A long-established African firm went global, only to find the fastest-growing market was on its doorstep ... ON A Friday evening in Onitsha, as the beer market is closing, a man carefully straps six cases of Hero lager and two cases of Pepsi to the pannier of his moped. Another rolls away his purchases by wheelbarrow. Coaches parked nearby will soon be filled with day-trippers and their cases of booze. Each day a vast quantity of beer is sold from this closely packed warren of stores. It is part of a sprawl of specialist markets in the city, a commercial hub on the Niger river, which draws in traders from across southern Nigeria. ... It was the bustle of Onitsha that persuaded SABMiller, the world’s second-largest beer company, to set up a brewery here. The market takes a slice of SAB’s local production and sells it on to small traders who are otherwise hard to reach. The company had been late in coming to Nigeria. First it acquired a rundown brewery in Port Harcourt in 2009 and then another in Ilesha before it built a brand-new plant in Onitsha in 2012. Already, its capacity is being increased, to slake locals’ ever-growing thirst. ... What might other consumer firms looking to Africa learn from SAB? It is not an easy place to do business and the results are not uniform. Lager sales are booming in Nigeria and Ghana but shrinking in Zimbabwe and South Sudan. And there are few reliable sources of business information: firms have to learn as they go along. ... South African businessfolk have a phrase for it: paying your school fees.
The world is about to experience an unprecedented consumption boom, which presents both challenges and opportunities for investors everywhere. Animal protein consumption, energy, air travel, health care, and education are some of the most relevant sectors involved as the upcoming changes in population and income collide. ... The world in general—and India in particular— is in the midst of a fascinating transition right now. Taking a step back from our day-to-day focus to view the bigger picture can offer a different perspective on the dynamics of various countries in a volatile and uncertain world. Envision a map that is drawn to represent how economists view the world. Imagine a map on which the area occupied by a country as a percentage of total area is equivalent to its percentage of global GDP. Compared with traditional maps, in which country sizes are based on land area, the United States, Europe, and definitely Japan would appear bloated. Other regions would look smaller—for example, Africa or India. Africa especially is quite difficult to see on the economists’ map. ... Now, imagine another map on which land area is proportionate to the country’s percentage of the global population. If the United States is viewed this way, it will be much smaller than on the economists’ map. In the population map, Africa would become relevant and uncertainties about the importance of India and China would disappear. Focusing on the differences in these maps may permit us to realize our biases in viewing the world.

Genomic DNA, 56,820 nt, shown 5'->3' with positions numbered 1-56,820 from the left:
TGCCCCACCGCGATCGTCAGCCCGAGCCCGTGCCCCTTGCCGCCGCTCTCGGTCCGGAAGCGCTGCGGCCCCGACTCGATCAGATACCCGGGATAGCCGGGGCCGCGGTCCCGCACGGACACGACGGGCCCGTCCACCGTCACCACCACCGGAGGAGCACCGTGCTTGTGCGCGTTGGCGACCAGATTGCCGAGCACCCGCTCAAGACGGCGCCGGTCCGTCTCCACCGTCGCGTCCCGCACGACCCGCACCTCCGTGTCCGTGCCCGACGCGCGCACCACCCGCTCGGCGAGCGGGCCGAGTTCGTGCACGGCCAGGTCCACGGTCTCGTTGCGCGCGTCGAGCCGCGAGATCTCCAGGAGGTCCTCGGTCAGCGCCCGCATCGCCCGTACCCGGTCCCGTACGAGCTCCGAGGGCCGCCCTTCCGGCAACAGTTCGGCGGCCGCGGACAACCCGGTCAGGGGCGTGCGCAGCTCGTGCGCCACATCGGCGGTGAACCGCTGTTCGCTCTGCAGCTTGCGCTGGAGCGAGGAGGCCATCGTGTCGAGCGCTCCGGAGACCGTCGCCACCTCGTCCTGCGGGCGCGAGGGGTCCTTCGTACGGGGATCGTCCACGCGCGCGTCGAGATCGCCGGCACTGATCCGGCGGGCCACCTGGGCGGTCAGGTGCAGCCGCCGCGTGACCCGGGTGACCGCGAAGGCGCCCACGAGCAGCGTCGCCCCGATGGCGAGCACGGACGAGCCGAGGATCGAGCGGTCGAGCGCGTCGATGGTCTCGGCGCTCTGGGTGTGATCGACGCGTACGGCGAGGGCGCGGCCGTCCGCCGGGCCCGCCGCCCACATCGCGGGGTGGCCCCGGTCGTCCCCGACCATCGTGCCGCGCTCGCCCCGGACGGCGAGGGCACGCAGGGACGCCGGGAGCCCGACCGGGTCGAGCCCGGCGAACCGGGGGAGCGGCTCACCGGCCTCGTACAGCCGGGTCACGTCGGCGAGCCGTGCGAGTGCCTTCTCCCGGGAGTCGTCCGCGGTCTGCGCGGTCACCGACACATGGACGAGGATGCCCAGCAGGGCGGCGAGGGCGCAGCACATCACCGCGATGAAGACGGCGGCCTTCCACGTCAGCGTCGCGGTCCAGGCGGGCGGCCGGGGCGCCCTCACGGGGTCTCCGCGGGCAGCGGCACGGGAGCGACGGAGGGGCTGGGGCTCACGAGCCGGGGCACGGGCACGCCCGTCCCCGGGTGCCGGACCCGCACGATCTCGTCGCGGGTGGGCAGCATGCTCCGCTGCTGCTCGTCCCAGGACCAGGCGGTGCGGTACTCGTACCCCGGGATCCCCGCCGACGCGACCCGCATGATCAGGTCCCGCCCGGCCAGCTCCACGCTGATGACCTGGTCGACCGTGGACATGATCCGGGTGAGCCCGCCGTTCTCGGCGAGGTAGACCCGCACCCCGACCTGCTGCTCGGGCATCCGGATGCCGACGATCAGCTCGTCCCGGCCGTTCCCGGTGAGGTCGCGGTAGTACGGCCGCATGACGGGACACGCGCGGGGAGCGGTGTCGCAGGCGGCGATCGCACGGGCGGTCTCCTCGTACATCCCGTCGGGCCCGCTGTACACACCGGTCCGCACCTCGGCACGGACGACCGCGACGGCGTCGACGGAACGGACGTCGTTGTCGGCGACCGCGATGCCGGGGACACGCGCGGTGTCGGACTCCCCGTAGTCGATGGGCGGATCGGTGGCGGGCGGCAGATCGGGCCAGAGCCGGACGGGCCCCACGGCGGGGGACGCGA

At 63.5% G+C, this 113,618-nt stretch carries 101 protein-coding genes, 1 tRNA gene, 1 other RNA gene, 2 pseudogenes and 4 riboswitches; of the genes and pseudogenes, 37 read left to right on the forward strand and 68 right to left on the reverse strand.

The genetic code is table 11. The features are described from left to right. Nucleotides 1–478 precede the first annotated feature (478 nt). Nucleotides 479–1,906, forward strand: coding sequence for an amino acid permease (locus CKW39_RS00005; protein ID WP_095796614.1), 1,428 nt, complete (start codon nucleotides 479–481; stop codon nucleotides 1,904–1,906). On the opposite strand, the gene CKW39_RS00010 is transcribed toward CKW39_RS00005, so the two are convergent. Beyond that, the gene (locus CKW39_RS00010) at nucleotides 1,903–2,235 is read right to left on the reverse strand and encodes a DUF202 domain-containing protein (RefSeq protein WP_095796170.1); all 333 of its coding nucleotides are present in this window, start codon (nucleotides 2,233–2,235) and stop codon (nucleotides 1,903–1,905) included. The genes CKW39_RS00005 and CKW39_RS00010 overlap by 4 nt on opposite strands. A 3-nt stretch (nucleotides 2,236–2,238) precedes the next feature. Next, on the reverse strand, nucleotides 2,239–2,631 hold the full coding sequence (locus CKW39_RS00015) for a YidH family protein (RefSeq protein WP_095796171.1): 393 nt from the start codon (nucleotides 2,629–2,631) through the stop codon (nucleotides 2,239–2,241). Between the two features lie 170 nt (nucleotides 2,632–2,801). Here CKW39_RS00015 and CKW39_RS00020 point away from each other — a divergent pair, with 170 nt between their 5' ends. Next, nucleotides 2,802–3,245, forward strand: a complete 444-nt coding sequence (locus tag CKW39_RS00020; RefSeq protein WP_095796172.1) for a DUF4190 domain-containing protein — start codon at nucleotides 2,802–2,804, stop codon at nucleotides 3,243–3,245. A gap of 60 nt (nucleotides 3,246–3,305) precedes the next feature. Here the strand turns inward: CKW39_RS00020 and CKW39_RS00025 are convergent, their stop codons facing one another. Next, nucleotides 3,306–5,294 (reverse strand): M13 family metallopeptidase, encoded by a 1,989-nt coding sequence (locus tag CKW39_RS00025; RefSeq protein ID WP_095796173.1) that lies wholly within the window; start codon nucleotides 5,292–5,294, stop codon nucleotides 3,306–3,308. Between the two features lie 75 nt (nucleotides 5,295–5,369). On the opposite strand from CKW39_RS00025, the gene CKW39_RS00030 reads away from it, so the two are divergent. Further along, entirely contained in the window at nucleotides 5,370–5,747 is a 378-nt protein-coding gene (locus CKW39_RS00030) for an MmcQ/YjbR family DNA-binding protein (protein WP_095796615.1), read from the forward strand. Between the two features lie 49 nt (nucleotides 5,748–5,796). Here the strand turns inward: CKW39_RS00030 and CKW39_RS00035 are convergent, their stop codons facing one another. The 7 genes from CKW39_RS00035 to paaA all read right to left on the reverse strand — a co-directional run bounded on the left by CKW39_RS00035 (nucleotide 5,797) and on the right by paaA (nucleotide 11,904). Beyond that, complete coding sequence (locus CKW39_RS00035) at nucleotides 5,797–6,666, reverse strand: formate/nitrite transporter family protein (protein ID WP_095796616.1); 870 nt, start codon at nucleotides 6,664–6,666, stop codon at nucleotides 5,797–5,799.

It’s been six years since we first wrote about the coming G-Zero world—a world with no global leader. The underlying shifts in the geopolitical environment have been clear: a US with less interest in assuming leadership responsibilities; US allies, particularly in Europe, that are weaker and looking to hedge bets on US intentions; and two frenemies, Russia and China, seeking to assert themselves as (limited) alternatives to the US—Russia primarily on the security front in its extended backyard, and China primarily on the economic front regionally, and, increasingly, globally. ... These trends have accelerated with the populist revolt against “globalism”—first in the Middle East, then in Europe, and now in the US. Through 2016, you could see the G-Zero picking up speed ... with the shock election of Donald Trump as president of the US, the G-Zero world is now fully upon us.
1. Independent America: Trump rejects the comparative weakness of the presidency, and he wants to more directly project American power in service of US national interests
2. China overreacts: Xi will be extremely sensitive to external challenges to his country’s interests at a time when all eyes are on his leadership
3. A weaker Merkel: Could the Europeans have resolved their financial crises without the Germans forcing a solution?
4. No reform: The reform needle won’t move in 2017. Save for a few bright spots, money won’t know where to flow
5. Technology and the Middle East: Technology, a force for economic growth and efficiency, also exacerbates political instability
6. Central banks get political: In the US, there’s risk of an open conflict between the Federal Reserve and the White House
7. The White House versus Silicon Valley: Technology leaders from California, the major state that voted in largest numbers against Trump in the election, have a bone to pick with the new president
8. Turkey: Ever-fewer checks on executive power will leave the private sector vulnerable to political whims
9. North Korea: It’s making consistent progress on an intercontinental ballistic missile capability that would allow it to hit the West Coast of the US with a nuclear weapon
10. South Africa: South Africa’s political infighting will undermine the country’s traditional role as a force for regional security
Red Herrings: US domestic policy, India versus Pakistan, Brazil